A 10-inch touchscreen sits atop the centre of the dash. Citroen's native infotainment system is easy to use, though the built-in maps function isn't the best that's out there. Thankfully, there is wireless smartphone mirroring, so you can connect and run Android Auto or Apple CarPlay without any cables; a wireless phone charger is also available. We like that Citroen sticks with physical controls, such as a volume knob and rotary dials, for the temperature and climate settings.

Passengers in the rear won't have many complaints about the available space. There's decent headroom and kneeroom, and the front seats sit high enough to allow rear-seat occupants to put their feet under them. Despite the appearance of the roof being sloped from the outside, it isn't noticeable inside.

Driving it

Citroen does manufacture a petrol version of the C4 X, but only this fully electric model will be sold in Ireland. The e-C4 X uses a setup that is common across several brands and models from the parent group, Stellantis, such as the Opel Mokka, Peugeot e-2008 and DS 3. Powering the e-C4 X is a 50kWh battery (45kWh is usable) and a 100kW (136hp) electric motor that drives the front wheels. Delivery of that power is smooth, enabling the Citroen to glide through city and urban traffic with minimal fuss. In that sense, it makes for an ideal commuter car.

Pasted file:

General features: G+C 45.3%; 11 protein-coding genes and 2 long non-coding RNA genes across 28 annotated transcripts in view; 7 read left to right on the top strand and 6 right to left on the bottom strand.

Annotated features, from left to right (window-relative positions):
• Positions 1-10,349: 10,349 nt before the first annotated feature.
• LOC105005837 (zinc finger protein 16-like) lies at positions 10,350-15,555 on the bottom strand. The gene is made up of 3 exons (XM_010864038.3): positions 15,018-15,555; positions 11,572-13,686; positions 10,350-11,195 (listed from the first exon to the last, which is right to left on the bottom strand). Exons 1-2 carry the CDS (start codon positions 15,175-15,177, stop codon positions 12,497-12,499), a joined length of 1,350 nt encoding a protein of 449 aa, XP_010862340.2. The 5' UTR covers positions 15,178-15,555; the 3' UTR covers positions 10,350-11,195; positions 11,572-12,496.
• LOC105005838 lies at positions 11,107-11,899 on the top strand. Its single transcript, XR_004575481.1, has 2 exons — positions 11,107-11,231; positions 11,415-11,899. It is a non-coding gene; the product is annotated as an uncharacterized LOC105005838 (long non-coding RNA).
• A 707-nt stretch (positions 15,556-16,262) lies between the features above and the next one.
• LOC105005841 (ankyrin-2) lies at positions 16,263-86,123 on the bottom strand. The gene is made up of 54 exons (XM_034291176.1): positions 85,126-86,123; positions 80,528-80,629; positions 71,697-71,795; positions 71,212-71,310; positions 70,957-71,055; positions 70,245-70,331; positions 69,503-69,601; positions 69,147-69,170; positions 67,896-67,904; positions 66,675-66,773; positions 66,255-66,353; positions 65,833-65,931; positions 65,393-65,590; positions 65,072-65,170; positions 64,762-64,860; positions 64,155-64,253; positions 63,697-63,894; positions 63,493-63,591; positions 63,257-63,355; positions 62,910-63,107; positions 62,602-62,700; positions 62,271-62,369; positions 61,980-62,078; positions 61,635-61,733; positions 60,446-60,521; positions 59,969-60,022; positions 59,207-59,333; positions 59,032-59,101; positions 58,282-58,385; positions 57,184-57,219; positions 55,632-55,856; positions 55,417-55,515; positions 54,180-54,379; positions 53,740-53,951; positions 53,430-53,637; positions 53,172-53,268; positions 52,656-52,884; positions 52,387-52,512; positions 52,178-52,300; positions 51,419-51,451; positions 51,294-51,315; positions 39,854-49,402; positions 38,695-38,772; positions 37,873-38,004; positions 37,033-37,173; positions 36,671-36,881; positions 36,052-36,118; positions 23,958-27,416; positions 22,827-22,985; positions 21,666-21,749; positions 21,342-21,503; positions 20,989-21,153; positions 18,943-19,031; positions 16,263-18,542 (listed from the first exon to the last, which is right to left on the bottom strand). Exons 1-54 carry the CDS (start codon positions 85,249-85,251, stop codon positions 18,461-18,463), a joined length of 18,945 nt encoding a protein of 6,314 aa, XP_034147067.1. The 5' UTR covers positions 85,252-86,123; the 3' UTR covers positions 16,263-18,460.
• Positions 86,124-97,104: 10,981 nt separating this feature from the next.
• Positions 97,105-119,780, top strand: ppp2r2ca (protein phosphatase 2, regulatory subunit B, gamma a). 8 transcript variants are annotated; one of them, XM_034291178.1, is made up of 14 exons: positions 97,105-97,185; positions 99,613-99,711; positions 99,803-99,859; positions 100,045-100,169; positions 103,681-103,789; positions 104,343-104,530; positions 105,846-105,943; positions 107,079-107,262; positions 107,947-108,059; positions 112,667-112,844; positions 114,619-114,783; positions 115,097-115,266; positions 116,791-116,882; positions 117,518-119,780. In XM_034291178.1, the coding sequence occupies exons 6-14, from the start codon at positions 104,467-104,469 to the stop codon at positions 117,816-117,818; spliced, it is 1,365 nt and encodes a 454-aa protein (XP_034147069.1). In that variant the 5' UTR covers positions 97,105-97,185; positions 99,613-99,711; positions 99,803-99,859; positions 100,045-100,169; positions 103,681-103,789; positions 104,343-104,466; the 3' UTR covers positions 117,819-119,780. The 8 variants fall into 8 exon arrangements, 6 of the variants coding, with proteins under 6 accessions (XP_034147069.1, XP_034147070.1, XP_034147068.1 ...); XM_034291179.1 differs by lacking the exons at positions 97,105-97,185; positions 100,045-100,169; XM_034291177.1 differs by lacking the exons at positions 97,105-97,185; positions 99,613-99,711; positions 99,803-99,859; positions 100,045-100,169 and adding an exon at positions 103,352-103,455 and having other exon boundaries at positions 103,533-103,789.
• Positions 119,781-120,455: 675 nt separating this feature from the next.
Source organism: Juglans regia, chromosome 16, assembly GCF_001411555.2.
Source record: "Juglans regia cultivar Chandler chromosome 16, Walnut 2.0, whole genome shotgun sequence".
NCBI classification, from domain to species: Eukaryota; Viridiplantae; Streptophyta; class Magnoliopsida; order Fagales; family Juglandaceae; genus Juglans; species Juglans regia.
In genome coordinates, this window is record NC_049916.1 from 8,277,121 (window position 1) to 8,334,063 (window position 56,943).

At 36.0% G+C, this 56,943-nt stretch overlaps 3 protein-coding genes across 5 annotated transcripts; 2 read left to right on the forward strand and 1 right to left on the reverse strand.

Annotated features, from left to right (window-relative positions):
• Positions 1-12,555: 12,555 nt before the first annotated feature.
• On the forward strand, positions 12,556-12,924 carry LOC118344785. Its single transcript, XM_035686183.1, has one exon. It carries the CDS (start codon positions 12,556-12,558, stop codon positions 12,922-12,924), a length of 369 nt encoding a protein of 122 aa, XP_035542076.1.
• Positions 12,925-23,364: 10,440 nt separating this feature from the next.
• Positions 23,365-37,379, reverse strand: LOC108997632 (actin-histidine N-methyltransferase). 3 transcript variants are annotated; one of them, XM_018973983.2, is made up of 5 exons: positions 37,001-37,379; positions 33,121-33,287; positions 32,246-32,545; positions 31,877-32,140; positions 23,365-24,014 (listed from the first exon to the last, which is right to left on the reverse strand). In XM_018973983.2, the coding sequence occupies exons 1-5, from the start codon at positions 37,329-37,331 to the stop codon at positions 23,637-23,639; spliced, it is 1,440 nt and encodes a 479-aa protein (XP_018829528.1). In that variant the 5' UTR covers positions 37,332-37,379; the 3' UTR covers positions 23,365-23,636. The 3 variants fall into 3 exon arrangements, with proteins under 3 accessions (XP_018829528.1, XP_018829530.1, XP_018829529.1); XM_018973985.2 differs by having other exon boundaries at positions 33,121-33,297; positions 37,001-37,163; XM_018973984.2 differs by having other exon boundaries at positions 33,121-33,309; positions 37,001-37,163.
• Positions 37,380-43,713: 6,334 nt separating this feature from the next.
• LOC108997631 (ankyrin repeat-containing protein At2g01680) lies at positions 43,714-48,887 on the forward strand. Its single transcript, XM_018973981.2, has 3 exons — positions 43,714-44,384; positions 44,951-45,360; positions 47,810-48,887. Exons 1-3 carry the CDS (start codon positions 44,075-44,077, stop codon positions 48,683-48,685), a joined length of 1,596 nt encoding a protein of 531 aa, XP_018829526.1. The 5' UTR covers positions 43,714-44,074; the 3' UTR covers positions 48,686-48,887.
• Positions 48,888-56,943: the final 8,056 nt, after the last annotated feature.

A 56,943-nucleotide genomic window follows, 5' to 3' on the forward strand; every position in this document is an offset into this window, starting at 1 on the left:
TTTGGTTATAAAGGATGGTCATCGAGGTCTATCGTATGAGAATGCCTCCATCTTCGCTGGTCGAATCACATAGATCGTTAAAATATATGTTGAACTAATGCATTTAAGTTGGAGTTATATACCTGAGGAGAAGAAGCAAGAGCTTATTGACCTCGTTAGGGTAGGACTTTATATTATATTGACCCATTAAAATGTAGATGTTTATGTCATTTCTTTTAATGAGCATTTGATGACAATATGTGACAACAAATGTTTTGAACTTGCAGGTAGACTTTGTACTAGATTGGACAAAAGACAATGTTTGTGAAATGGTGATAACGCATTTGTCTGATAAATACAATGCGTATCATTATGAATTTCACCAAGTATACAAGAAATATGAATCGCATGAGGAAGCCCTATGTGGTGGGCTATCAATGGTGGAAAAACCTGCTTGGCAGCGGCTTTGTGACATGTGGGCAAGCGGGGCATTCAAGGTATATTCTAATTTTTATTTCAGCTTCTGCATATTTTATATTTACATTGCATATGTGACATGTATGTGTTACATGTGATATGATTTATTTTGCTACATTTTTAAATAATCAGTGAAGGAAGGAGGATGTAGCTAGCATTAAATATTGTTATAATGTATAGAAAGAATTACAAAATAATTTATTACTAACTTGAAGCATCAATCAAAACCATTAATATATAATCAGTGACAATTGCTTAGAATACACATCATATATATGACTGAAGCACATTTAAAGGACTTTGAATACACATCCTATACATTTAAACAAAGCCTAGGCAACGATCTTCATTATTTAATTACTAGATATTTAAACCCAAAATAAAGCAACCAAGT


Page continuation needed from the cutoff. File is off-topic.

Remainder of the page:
Much effort has gone into making comfort a priority. It makes a refreshing change from other manufacturers focusing on making their vehicles seem sporty and dynamic by increasing wheel size and firming up the suspension. Some of the comfort can be attributed to Citroen's patented hydraulic cushion suspension, which improves bump absorption. You notice it over pockmarked tarmac and when travelling over speed bumps. You're never entirely isolated from them entirely, but it does take the hard edge off, resulting in a more comfortable ride overall. The front seats also contain more padding than usual for the same reason.

You also experience little in the way of road and wind noise at speed, adding to the overall comfortable driving experience.

There is the choice of three different driving modes: Normal, Eco, and Sport, though the default Normal mode is fine. In the Sport setting, the only noticeable change is the sharper delivery of power, which is likely to reduce the car's range.